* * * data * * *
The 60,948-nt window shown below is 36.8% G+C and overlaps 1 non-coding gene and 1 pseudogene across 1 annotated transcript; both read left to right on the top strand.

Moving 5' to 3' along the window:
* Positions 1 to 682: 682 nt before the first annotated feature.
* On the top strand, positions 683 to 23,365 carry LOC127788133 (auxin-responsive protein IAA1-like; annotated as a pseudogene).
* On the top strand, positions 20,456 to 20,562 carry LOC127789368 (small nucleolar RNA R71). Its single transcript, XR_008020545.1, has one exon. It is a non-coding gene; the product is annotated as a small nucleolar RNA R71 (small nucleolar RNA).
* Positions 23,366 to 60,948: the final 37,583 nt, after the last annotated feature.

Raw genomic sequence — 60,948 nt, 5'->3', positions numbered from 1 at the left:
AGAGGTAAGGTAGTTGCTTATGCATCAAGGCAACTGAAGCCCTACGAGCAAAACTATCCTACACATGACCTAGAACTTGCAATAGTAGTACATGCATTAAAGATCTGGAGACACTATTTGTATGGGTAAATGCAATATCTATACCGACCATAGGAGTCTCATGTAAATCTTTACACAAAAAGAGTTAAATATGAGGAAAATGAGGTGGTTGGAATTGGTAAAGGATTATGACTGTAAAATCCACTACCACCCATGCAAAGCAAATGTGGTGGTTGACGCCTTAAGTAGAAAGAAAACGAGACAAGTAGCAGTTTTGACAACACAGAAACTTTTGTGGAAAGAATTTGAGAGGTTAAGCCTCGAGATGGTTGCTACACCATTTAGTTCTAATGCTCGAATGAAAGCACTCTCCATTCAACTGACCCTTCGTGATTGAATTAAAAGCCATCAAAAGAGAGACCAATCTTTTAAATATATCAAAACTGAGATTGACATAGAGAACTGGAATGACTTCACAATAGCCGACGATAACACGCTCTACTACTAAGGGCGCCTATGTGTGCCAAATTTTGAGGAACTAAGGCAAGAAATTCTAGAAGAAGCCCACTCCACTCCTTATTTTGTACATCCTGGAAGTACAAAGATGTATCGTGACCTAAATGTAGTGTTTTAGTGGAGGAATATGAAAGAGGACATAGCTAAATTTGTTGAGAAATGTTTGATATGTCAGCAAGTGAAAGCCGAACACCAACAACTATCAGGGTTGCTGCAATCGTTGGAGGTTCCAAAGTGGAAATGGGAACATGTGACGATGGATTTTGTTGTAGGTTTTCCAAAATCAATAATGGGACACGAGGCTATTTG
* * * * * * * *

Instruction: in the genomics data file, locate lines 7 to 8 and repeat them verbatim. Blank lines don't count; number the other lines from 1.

Raw genomic sequence — 60,948 nt, 5'->3', positions numbered from 1 at the left:
AGAGGTAAGGTAGTTGCTTATGCATCAAGGCAACTGAAGCCCTACGAGCAAAACTATCCTACACATGACCTAGAACTTGCAATAGTAGTACATGCATTAAAGATCTGGAGACACTATTTGTATGGGTAAATGCAATATCTATACCGACCATAGGAGTCTCATGTAAATCTTTACACAAAAAGAGTTAAATATGAGGAAAATGAGGTGGTTGGAATTGGTAAAGGATTATGACTGTAAAATCCACTACCACCCATGCAAAGCAAATGTGGTGGTTGACGCCTTAAGTAGAAAGAAAACGAGACAAGTAGCAGTTTTGACAACACAGAAACTTTTGTGGAAAGAATTTGAGAGGTTAAGCCTCGAGATGGTTGCTACACCATTTAGTTCTAATGCTCGAATGAAAGCACTCTCCATTCAACTGACCCTTCGTGATTGAATTAAAAGCCATCAAAAGAGAGACCAATCTTTTAAATATATCAAAACTGAGATTGACATAGAGAACTGGAATGACTTCACAATAGCCGACGATAACACGCTCTACTACTAAGGGCGCCTATGTGTGCCAAATTTTGAGGAACTAAGGCAAGAAATTCTAGAAGAAGCCCACTCCACTCCTTATTTTGTACATCCTGGAAGTACAAAGATGTATCGTGACCTAAATGTAGTGTTTTAGTGGAGGAATATGAAAGAGGACATAGCTAAATTTGTTGAGAAATGTTTGATATGTCAGCAAGTGAAAGCCGAACACCAACAACTATCAGGGTTGCTGCAATCGTTGGAGGTTCCAAAGTGGAAATGGGAACATGTGACGATGGATTTTGTTGTAGGTTTTCCAAAATCAATAATGGGACACGAGGCTATTTG